Over 350 species of animals, birds and lizards depend on sagebrush. Some of these species are sagebrush obligates which means that without access to the bush these species die. Sagebrush obligate species include the greater sage grouse, the pygmy rabbit and the black-tailed jack rabbit.
Over 350 species of animals, birds and lizards depend on sagebrush. Some of these species are sagebrush obligates which means that without access to the bush these species die. Sagebrush obligate species include the greater sage grouse, the pygmy rabbit and the black-tailed jack rabbit.
More than a year after the Martin fire in northern Humboldt County, restoration efforts are well underway. Part of the restoration program is to plant a keystone species — sagebrush — to a land scarred by wildfire. And a large part of that program is the Sagebrush in Prison program headed by projected coordinator Shannon Swim.

Swim oversees a group of inmates at the Lovelock Correctional Facility who have volunteered to plant sagebrush seeds, care for them and harvest them to be planted across the West. Swim says the purpose is to restore wildlife habitat especially for the sage grouse while also engaging state prison systems. Swim said the program not only grows desperately-needed plant material, but also teaches inmates a bit of ecology along the way. 

“We go into these institutions and we teach the inmates how to grow the sagebrush which includes how to sow, how to care for it, and then we also have this whole educational aspect where we teach them not just how to grow but why we are growing,” she said.

According to BLM Public Affairs Specialist Heather O’Hanlon, between Oct. 27 and Nov. 9, the BLM planted 246,000 sagebrush seedlings on 2,240 acres within three separate areas of the Martin Fire. The Prison project provided 110,000 of those plants for the Martin Fire rehabilitation efforts. An additional 176,000 seedlings came from four different prisons in Lovelock and Carson City and Herlong, Calif. to rehabilitate the Holloway Fire. This was the largest seedling acquisition from the prison system to date, O’Hanlon wrote in a follow-up email.   

The sagebrush species the program grows for the BLM include Wyoming and Mountain Big sagebrush, but other species also grow in the Great Basin area including Basin Big Sagebrush and Low Sagebrush.

The Sagebrush in Prisons Project is coordinated by Institute for Applied Ecology's Ecological Education Program and is part of the Sustainability in Prisons Project. It is an environmental partnership between the Institute for Applied Ecology, Department of Corrections, and the BLM to provide activities for incarcerated adults with the goal of restoring native habitat for the greater sage-grouse in the Great Basin region through a five state plant production and ecological education initiative. The program started as a pilot program in Oregon in 2014 and by 2016 northern Nevada had its own program at three prisons.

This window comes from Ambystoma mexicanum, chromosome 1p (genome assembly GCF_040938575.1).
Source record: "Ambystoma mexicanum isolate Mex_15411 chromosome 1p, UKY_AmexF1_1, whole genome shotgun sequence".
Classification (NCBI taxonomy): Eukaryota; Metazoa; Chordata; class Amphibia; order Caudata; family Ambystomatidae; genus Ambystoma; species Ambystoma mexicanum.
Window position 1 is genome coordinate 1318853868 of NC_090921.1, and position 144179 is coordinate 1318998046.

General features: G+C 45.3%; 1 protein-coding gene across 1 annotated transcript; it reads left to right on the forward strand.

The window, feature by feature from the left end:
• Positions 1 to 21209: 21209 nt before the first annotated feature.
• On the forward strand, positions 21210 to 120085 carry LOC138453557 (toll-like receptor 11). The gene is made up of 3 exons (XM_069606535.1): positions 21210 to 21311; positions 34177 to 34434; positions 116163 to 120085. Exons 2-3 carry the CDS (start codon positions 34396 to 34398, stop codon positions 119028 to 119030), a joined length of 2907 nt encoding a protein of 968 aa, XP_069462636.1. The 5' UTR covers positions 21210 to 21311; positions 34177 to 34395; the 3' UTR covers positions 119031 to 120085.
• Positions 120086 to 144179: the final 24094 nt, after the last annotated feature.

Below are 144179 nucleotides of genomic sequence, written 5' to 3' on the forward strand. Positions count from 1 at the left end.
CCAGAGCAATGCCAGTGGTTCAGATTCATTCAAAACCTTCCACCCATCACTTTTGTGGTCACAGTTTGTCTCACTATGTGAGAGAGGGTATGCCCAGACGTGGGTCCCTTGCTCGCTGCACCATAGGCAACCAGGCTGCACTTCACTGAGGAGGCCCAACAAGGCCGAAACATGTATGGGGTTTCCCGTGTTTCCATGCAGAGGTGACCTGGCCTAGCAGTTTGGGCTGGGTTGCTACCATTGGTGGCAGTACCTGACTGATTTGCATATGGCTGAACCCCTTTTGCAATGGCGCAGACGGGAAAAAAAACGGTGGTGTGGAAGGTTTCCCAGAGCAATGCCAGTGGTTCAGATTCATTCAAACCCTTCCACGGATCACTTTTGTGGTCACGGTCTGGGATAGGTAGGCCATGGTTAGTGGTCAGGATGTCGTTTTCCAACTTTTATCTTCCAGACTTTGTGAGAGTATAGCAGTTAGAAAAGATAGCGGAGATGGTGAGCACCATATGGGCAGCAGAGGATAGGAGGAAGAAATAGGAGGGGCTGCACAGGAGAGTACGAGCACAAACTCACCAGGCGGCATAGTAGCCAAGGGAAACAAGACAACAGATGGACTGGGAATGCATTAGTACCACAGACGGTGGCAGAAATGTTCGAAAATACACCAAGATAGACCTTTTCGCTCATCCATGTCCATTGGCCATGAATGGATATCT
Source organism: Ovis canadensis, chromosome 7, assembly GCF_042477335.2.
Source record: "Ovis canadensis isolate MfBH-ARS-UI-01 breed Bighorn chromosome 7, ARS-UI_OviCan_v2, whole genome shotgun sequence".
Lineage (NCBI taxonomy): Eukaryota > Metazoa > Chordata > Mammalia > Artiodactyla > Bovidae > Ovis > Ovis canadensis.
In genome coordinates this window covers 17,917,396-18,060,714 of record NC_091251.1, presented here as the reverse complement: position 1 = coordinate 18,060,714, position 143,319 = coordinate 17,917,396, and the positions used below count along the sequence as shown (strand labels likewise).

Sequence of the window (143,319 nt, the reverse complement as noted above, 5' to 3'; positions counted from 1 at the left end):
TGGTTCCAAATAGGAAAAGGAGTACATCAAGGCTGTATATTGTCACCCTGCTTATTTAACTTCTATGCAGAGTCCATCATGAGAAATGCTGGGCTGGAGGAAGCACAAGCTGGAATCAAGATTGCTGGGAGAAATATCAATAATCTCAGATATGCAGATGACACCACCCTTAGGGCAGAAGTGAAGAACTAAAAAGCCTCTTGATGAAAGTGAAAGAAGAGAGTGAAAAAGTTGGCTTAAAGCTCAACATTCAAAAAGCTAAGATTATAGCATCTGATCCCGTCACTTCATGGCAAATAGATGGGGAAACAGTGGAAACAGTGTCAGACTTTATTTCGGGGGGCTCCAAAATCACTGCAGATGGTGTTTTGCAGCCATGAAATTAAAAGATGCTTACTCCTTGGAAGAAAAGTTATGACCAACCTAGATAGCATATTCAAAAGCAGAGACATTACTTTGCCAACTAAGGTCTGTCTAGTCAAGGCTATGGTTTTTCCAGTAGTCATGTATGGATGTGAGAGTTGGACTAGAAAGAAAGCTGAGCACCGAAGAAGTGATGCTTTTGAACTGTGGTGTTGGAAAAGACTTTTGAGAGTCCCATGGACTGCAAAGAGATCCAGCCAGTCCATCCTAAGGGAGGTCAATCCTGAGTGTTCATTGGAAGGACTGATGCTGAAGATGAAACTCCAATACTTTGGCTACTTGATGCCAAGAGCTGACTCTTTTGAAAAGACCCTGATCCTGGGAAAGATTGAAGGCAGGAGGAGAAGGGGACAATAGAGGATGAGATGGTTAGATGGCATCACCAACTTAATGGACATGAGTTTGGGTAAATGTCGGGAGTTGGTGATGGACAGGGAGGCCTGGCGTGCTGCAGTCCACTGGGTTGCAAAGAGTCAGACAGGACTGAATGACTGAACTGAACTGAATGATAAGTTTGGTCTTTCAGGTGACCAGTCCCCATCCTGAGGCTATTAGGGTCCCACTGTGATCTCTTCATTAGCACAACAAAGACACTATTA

The program begins in February or March when Swim gets the sagebrush seeds from the BLM. Swim said the seeds are designated for certain areas and are genetically appropriate for that area. Once the seeds have been received, planting and maintenance can begin. 

Inmates participating in the program care for the plants, spending three to four hours daily feeding, watering, weeding and keeping track of plant health.  

This year, the Lovelock program experienced pathogen problems. We had two different pathogens that affected our plant growth,” inmate Phillip Smith said. “But we were able to pull it together.”  

Samples were sent to the Nevada Department of Agriculture and test determined the sagebrush had root rot pathogens. Smith estimates that the pathogens affected about 2/3 of their crop. However, he said, the inmates learned how to deal with the problem and bring many of the plants back to health.

Smith and other program participants have put together a program log of the 2019 sagebrush growing season. The log includes germination information, growth rates, mortality rates, and notes from guest lectures.

Smith hopes that the Institute for Applied Ecology or the BLM will make the information available to the public to educate people about the importance of sagebrush. 

Swim said she takes the data the inmates collect, and the Institute for Applied Ecology incorporates it into final reports which are sent to the BLM to show what the inmates been doing and what they've been learning. Swim said these reports help with outreach efforts because this program is about so much more than just growing sagebrush. 

“Most people don't know how important sagebrush is and just think of it as kind of a weed,” she said. “But the reality is that it's a keystone species that holds together this huge ecosystem and without it, it will collapse, and so the outreach is crucial.”